Three years ago, Polish champion fencer Magdalena Piekarska-Twardochel won her biggest fight -- against cancer. Now, she is back and dreaming of an Olympic gold in Tokyo.
When she was first diagnosed with Hodgkin lymphoma in 2018, the fencer cancelled planned holidays and competitions and even gave up on some renovation work she had planned in her home.
"I was starting to say goodbye to the world," the 34-year-old, told AFP during a training session in Warsaw.
She quickly overcame the initial shock and began fighting back with the help of her family and friends.
"I found out Hodgkin lymphoma was a type of cancer that could be beaten since I was diagnosed at an early stage," she said.
She went through five and a half months of chemotherapy, following the treatment diligently in the same way she would homework or a training programme.
Her friend Aleksandra Furmaga remembers the uncertainty during treatment.
"For all of us, for Magdalena, it was a painful confrontation with reality. We did not know if she had to stay in bed or not and if she could walk around normally," she said.
"It turned out that Magdalena was a real fighter. Three or four days after each chemo, she would get up and function normally."
But there was no lack of far more difficult times, including the moment that Magdalena asked her friend to cut all her hair off as it had started falling out because of the chemotherapy.
"Magda was stronger! I was standing up behind her with the shaver cutting off her hair and she said that actually, it wasn't too bad. And it's true, she looked fantastic!" Furmaga said.
'Make the most of every day'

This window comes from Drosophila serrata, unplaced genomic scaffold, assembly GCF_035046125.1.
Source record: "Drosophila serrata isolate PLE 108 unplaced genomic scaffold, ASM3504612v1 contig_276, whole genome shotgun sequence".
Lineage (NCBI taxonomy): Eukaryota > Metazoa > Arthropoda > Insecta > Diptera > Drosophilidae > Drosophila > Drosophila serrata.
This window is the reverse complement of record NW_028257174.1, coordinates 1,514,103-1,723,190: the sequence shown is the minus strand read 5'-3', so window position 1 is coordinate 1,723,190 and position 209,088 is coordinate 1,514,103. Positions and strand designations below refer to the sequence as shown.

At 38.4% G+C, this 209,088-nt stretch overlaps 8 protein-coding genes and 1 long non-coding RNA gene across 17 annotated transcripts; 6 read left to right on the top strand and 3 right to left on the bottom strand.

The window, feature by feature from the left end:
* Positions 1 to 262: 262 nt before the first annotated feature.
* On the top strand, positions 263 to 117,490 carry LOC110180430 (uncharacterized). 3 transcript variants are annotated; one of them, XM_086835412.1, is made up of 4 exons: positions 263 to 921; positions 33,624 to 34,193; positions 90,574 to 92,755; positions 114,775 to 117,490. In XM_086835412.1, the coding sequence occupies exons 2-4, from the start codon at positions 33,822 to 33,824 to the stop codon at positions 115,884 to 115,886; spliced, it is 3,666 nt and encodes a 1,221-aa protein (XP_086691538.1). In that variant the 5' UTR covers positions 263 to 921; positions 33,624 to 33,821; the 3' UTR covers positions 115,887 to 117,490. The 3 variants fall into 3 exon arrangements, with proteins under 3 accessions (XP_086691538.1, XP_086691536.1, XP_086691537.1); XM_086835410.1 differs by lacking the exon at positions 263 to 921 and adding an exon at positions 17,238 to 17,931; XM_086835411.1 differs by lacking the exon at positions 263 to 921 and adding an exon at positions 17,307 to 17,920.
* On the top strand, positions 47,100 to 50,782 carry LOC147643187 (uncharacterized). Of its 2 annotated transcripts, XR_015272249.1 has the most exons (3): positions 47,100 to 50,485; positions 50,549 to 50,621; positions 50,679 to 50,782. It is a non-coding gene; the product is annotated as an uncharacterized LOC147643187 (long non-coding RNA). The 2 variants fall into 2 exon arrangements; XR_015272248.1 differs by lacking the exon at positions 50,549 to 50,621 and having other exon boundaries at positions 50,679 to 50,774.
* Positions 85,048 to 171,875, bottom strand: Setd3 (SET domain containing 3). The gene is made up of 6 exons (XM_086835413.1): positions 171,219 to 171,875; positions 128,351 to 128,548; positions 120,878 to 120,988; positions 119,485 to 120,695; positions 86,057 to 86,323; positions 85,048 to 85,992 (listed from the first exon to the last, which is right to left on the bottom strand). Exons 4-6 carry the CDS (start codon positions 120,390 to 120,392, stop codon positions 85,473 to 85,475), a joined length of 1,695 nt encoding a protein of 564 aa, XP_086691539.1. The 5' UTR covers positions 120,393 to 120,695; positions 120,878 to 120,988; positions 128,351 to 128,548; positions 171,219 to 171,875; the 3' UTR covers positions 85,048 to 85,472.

The thought of returning to training kept Piekarska-Twardochel going during her cancer treatment.
"I was counting the days until the end of the treatment and the moment when I could get back. I knew that these Olympic Games were in a way realistic for me."
Relying on what she calls her "stubborn and ambitious" nature, the 1.92-metre (6ft 4ins) Piekarska-Twardochel said she saw the illness as "an opponent, a wound I had to heal"
She started training 15 days after her last chemotherapy session and finally qualified thanks to her determination and hard work. She will travel to Tokyo as a reserve for the women's team.
"I'm not surprised that she's going to the Olympic Games," said Mariusz Kosman, her trainer and the coach of the Polish women's epee team -- one of the best in the world.
"I knew she would get better, she would make it," he said.
Kosman said that following the illness she was "more concentrated on what she does, maybe better organised and making the most of every moment during training."
Piekarska-Twardochel said simply: "My dream is to win a medal".
But she also hopes her story of survival will help others.
"I would like people to get checked out because that is what worked for me," she said.
And she wants people who are healthy to know that "you can fight for your dreams and your happiness".
"What is important is to make the most of every day," she said.